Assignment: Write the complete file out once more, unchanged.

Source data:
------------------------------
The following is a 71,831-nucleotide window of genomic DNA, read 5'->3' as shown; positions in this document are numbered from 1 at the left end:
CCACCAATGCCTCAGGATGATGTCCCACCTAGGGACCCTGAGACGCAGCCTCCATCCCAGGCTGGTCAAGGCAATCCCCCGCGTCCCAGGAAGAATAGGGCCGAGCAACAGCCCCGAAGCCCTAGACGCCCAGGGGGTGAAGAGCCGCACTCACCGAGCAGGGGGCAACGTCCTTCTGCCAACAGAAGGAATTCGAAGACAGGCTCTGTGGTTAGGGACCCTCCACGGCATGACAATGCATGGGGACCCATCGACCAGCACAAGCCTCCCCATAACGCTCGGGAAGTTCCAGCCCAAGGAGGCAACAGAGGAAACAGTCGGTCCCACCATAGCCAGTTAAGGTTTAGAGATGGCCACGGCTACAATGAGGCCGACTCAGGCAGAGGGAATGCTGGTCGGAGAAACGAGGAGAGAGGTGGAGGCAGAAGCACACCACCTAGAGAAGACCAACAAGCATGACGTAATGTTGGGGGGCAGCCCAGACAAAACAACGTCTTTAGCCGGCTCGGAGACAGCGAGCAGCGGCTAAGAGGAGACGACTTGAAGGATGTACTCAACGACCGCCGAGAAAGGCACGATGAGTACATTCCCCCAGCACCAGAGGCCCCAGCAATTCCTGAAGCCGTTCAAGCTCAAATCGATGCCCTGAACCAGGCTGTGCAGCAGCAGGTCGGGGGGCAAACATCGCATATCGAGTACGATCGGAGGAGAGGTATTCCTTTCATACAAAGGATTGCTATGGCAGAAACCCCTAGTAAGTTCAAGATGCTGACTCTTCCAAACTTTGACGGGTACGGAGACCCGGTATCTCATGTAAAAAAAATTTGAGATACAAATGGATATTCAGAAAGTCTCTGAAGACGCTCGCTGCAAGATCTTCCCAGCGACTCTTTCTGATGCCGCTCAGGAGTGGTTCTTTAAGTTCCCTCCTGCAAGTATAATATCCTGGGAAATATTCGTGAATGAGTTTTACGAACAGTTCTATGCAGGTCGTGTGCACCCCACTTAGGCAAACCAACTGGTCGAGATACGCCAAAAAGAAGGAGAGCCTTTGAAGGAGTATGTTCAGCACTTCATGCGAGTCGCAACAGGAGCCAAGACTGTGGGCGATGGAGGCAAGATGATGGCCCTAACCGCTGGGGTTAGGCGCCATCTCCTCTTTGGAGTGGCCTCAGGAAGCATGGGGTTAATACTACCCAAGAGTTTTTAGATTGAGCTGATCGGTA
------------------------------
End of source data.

The following is a 71,831-nucleotide window of genomic DNA, read 5'->3' as shown; positions in this document are numbered from 1 at the left end:
CCACCAATGCCTCAGGATGATGTCCCACCTAGGGACCCTGAGACGCAGCCTCCATCCCAGGCTGGTCAAGGCAATCCCCCGCGTCCCAGGAAGAATAGGGCCGAGCAACAGCCCCGAAGCCCTAGACGCCCAGGGGGTGAAGAGCCGCACTCACCGAGCAGGGGGCAACGTCCTTCTGCCAACAGAAGGAATTCGAAGACAGGCTCTGTGGTTAGGGACCCTCCACGGCATGACAATGCATGGGGACCCATCGACCAGCACAAGCCTCCCCATAACGCTCGGGAAGTTCCAGCCCAAGGAGGCAACAGAGGAAACAGTCGGTCCCACCATAGCCAGTTAAGGTTTAGAGATGGCCACGGCTACAATGAGGCCGACTCAGGCAGAGGGAATGCTGGTCGGAGAAACGAGGAGAGAGGTGGAGGCAGAAGCACACCACCTAGAGAAGACCAACAAGCATGACGTAATGTTGGGGGGCAGCCCAGACAAAACAACGTCTTTAGCCGGCTCGGAGACAGCGAGCAGCGGCTAAGAGGAGACGACTTGAAGGATGTACTCAACGACCGCCGAGAAAGGCACGATGAGTACATTCCCCCAGCACCAGAGGCCCCAGCAATTCCTGAAGCCGTTCAAGCTCAAATCGATGCCCTGAACCAGGCTGTGCAGCAGCAGGTCGGGGGGCAAACATCGCATATCGAGTACGATCGGAGGAGAGGTATTCCTTTCATACAAAGGATTGCTATGGCAGAAACCCCTAGTAAGTTCAAGATGCTGACTCTTCCAAACTTTGACGGGTACGGAGACCCGGTATCTCATGTAAAAAAAATTTGAGATACAAATGGATATTCAGAAAGTCTCTGAAGACGCTCGCTGCAAGATCTTCCCAGCGACTCTTTCTGATGCCGCTCAGGAGTGGTTCTTTAAGTTCCCTCCTGCAAGTATAATATCCTGGGAAATATTCGTGAATGAGTTTTACGAACAGTTCTATGCAGGTCGTGTGCACCCCACTTAGGCAAACCAACTGGTCGAGATACGCCAAAAAGAAGGAGAGCCTTTGAAGGAGTATGTTCAGCACTTCATGCGAGTCGCAACAGGAGCCAAGACTGTGGGCGATGGAGGCAAGATGATGGCCCTAACCGCTGGGGTTAGGCGCCATCTCCTCTTTGGAGTGGCCTCAGGAAGCATGGGGTTAATACTACCCAAGAGTTTTTAGATTGAGCTGATCGGTA